#SushantConspiracyExposed? Arnab Goswami’s big exposé is a big dud

Republic TV aired an old phone conversation to reveal, well, nothing new.

ByNL Team
#SushantConspiracyExposed? Arnab Goswami’s big exposé is a big dud

For about a day, Republic TV and its commander-in-chief went on and on about a “big exposé” in the Sushant Singh Rajput saga. We were told this was the “final truth” and the only truth in the matter that we should care about.

At 10 am today, Arnab Goswami’s channel presented this “exposé”, which turned out to be a dud. The channel aired a recorded phone conversation between Dr Sudhir Gupta, forensics head at the All India Medical Institute of Science, New Delhi, and Prakash Singh, special projects editor at Republic TV.

The phone conversation, from August 22, purportedly has Gupta dictating a quote to Singh that made it to a Republic TV story on September 2:

Speaking to Republic TV, Dr Sudhir Gupta had also expressed his shock in the manner in which the crime scene was "contaminated”. He observed that the crime scene was not kept intact and was "contaminated" thereby making it possibly "unsuitable for the examination of forensic evidence”.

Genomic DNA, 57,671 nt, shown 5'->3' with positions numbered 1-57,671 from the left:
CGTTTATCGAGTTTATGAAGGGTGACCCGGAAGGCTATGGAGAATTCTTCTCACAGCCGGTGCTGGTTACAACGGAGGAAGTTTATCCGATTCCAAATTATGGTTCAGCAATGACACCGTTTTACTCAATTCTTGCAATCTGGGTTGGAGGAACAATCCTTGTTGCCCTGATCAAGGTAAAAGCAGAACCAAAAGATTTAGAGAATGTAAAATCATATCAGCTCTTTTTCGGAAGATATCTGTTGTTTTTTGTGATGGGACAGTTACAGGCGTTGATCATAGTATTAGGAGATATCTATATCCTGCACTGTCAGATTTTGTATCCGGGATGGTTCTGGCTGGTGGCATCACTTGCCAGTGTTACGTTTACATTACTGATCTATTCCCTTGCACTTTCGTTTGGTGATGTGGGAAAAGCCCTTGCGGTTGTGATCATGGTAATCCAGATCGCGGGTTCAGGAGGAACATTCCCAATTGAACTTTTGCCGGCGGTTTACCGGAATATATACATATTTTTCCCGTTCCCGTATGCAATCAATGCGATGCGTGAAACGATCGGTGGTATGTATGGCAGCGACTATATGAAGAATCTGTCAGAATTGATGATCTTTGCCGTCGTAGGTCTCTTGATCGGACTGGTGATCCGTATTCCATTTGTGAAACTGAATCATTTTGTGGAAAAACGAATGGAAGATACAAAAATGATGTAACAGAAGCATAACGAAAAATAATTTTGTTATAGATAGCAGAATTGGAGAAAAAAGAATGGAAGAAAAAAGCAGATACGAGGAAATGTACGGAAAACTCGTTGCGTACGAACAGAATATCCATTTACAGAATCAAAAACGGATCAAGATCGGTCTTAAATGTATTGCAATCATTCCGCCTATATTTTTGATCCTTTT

What Republic TV did today was simply air the phone conversation in which Gupta discusses this concern with the Republic TV editor. It is unclear in which universe this would be called an exposé, or even a news break.

It must be noted that airing phone conversations without permission is a serious breach of journalistic ethics. Journalists speak to numerous people while chasing stories and those conversations aren’t up for public consumption unless they have clear permission to do so. What Republic TV is calling “tapes” is actually just a phone conversation that their journalist had with a source. This isn’t the first time Republic TV has done so; it routinely broadcasts phone conversations with sources as “stings” or “explosive tapes”.

In a profile of the channel that Newslaundry published last month, a former Republic TV employee says she was once told to sting her source. “They would give us instructions like, ‘Wire yourself up and meet your source’. Why would you do that? A source becomes a source because of a certain trust that you develop with them, you have to protect their identity, not expose them.”

Meanwhile, Gupta told India Today that he had doubts initially, but after looking at Rajput’s death from all angles, he and all other doctors on the seven-member AIIMS panel that investigated it came to the conclusion that the actor had died by suicide.

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